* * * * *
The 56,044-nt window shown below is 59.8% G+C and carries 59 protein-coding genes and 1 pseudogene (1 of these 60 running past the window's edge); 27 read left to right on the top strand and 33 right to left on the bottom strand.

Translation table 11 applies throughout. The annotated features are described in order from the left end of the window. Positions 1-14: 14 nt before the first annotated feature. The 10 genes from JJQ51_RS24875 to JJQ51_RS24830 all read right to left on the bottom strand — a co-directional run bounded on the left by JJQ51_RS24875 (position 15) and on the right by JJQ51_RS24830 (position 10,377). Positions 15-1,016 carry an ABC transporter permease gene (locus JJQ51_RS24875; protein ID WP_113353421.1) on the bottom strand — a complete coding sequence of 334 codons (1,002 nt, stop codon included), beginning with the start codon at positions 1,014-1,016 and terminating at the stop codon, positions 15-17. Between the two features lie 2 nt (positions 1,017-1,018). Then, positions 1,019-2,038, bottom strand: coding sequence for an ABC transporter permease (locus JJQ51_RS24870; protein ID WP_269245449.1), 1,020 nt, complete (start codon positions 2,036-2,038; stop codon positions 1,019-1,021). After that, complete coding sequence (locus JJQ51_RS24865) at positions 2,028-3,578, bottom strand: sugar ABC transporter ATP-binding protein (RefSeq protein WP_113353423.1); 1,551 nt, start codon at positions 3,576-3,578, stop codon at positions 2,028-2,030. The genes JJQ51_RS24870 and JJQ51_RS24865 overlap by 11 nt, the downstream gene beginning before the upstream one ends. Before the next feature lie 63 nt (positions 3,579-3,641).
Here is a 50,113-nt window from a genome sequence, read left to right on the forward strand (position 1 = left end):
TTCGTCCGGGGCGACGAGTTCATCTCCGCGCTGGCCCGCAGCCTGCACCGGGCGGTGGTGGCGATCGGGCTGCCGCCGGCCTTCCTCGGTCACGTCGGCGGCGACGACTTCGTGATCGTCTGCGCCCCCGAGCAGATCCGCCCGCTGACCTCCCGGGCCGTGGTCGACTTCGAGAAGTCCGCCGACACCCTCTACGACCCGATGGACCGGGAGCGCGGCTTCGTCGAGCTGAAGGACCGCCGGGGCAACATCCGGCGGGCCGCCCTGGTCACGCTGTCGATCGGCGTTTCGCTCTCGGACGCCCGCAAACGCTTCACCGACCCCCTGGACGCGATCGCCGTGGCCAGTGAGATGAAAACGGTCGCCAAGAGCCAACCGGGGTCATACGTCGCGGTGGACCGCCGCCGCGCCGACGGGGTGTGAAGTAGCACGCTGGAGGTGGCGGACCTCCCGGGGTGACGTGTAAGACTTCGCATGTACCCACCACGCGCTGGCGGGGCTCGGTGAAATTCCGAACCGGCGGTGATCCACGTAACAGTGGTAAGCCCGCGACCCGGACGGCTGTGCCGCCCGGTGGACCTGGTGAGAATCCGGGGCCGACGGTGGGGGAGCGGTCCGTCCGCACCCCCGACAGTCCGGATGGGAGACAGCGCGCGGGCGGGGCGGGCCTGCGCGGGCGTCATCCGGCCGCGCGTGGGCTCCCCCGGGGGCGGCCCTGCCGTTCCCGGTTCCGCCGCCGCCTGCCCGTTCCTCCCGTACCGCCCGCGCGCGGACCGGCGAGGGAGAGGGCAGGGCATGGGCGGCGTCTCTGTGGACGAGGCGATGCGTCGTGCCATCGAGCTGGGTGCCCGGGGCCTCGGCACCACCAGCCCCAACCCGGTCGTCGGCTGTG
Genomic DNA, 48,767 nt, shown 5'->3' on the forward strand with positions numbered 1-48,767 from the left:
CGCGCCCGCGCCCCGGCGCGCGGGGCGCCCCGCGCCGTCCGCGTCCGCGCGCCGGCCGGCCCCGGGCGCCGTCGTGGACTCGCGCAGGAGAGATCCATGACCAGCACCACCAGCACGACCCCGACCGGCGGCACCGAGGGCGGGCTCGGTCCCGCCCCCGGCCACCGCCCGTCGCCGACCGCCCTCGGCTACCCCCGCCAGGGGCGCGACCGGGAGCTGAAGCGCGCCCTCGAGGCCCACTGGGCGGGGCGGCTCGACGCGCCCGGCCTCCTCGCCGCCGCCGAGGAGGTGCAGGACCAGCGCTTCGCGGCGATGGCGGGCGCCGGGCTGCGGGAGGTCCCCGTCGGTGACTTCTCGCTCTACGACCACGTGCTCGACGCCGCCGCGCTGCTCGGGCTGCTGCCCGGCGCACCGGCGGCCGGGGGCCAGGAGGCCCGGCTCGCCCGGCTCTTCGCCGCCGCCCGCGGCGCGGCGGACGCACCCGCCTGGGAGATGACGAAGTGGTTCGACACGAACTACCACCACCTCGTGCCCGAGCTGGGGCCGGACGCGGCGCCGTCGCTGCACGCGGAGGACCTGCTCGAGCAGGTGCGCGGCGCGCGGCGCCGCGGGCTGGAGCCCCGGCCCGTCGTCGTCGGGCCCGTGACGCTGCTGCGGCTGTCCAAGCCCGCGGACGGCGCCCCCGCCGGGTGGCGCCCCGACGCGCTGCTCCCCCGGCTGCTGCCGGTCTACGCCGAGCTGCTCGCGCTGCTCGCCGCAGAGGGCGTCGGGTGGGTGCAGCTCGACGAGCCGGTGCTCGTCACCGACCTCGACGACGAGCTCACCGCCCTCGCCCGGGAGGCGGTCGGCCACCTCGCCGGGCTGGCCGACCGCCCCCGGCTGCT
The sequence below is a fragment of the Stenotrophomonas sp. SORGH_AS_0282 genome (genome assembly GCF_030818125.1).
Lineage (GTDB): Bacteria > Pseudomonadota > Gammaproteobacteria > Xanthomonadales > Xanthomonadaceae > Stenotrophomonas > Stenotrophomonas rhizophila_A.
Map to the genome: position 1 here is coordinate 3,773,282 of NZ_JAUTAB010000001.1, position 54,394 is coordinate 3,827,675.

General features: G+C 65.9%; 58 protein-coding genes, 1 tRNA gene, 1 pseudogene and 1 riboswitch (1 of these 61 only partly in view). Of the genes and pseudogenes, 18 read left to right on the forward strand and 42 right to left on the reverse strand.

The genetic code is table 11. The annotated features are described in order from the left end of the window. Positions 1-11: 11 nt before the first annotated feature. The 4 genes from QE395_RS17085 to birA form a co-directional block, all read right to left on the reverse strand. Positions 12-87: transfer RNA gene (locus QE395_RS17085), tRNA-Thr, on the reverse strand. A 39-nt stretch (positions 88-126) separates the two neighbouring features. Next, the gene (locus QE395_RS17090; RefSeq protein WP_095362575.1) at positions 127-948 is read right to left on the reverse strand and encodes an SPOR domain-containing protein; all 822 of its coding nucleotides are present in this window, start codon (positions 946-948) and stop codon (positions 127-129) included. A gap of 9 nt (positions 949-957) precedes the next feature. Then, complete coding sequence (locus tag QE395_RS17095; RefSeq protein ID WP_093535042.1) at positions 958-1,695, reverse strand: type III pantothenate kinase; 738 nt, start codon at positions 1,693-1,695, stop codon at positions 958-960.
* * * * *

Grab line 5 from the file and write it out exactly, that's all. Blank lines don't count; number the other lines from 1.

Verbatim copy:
Genomic DNA, 48,767 nt, shown 5'->3' on the forward strand with positions numbered 1-48,767 from the left: